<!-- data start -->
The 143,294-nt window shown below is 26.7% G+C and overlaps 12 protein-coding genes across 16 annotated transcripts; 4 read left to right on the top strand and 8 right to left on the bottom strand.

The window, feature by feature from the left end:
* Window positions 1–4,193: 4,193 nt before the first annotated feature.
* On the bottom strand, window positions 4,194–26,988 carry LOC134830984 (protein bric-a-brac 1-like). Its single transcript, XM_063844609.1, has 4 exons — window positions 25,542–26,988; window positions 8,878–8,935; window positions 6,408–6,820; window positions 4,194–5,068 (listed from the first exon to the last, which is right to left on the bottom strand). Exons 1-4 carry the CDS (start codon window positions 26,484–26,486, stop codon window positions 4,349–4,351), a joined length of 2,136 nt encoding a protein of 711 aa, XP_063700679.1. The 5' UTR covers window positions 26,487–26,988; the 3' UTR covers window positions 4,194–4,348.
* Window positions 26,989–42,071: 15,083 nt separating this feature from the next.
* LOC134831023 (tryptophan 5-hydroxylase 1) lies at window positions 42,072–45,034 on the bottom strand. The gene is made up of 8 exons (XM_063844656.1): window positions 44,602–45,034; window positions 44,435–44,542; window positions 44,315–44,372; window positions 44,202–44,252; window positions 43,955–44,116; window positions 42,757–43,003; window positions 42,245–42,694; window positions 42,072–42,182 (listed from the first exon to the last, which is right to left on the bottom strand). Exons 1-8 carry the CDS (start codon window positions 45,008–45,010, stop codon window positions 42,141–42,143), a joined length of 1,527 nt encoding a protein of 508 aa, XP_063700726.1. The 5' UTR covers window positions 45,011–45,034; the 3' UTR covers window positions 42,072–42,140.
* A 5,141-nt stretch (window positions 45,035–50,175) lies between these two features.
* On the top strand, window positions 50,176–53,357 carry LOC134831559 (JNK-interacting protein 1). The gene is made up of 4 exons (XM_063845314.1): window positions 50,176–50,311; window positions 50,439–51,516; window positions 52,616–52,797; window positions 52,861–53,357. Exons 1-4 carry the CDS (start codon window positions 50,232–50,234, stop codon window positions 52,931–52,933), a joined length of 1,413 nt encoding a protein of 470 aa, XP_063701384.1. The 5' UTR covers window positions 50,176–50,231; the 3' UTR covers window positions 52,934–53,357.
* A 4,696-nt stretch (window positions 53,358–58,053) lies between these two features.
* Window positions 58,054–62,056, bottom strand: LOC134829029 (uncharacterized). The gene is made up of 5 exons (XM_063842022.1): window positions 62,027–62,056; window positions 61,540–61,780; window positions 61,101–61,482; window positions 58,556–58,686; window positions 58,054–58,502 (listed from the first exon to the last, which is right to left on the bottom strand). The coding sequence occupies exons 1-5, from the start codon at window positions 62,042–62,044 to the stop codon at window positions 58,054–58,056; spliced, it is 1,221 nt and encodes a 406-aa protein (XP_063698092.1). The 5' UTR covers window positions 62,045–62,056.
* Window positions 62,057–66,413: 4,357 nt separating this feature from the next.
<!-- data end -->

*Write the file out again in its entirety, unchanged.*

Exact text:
The 143,294-nt window shown below is 26.7% G+C and overlaps 12 protein-coding genes across 16 annotated transcripts; 4 read left to right on the top strand and 8 right to left on the bottom strand.

The window, feature by feature from the left end:
* Window positions 1–4,193: 4,193 nt before the first annotated feature.
* On the bottom strand, window positions 4,194–26,988 carry LOC134830984 (protein bric-a-brac 1-like). Its single transcript, XM_063844609.1, has 4 exons — window positions 25,542–26,988; window positions 8,878–8,935; window positions 6,408–6,820; window positions 4,194–5,068 (listed from the first exon to the last, which is right to left on the bottom strand). Exons 1-4 carry the CDS (start codon window positions 26,484–26,486, stop codon window positions 4,349–4,351), a joined length of 2,136 nt encoding a protein of 711 aa, XP_063700679.1. The 5' UTR covers window positions 26,487–26,988; the 3' UTR covers window positions 4,194–4,348.
* Window positions 26,989–42,071: 15,083 nt separating this feature from the next.
* LOC134831023 (tryptophan 5-hydroxylase 1) lies at window positions 42,072–45,034 on the bottom strand. The gene is made up of 8 exons (XM_063844656.1): window positions 44,602–45,034; window positions 44,435–44,542; window positions 44,315–44,372; window positions 44,202–44,252; window positions 43,955–44,116; window positions 42,757–43,003; window positions 42,245–42,694; window positions 42,072–42,182 (listed from the first exon to the last, which is right to left on the bottom strand). Exons 1-8 carry the CDS (start codon window positions 45,008–45,010, stop codon window positions 42,141–42,143), a joined length of 1,527 nt encoding a protein of 508 aa, XP_063700726.1. The 5' UTR covers window positions 45,011–45,034; the 3' UTR covers window positions 42,072–42,140.
* A 5,141-nt stretch (window positions 45,035–50,175) lies between these two features.
* On the top strand, window positions 50,176–53,357 carry LOC134831559 (JNK-interacting protein 1). The gene is made up of 4 exons (XM_063845314.1): window positions 50,176–50,311; window positions 50,439–51,516; window positions 52,616–52,797; window positions 52,861–53,357. Exons 1-4 carry the CDS (start codon window positions 50,232–50,234, stop codon window positions 52,931–52,933), a joined length of 1,413 nt encoding a protein of 470 aa, XP_063701384.1. The 5' UTR covers window positions 50,176–50,231; the 3' UTR covers window positions 52,934–53,357.
* A 4,696-nt stretch (window positions 53,358–58,053) lies between these two features.
* Window positions 58,054–62,056, bottom strand: LOC134829029 (uncharacterized). The gene is made up of 5 exons (XM_063842022.1): window positions 62,027–62,056; window positions 61,540–61,780; window positions 61,101–61,482; window positions 58,556–58,686; window positions 58,054–58,502 (listed from the first exon to the last, which is right to left on the bottom strand). The coding sequence occupies exons 1-5, from the start codon at window positions 62,042–62,044 to the stop codon at window positions 58,054–58,056; spliced, it is 1,221 nt and encodes a 406-aa protein (XP_063698092.1). The 5' UTR covers window positions 62,045–62,056.
* Window positions 62,057–66,413: 4,357 nt separating this feature from the next.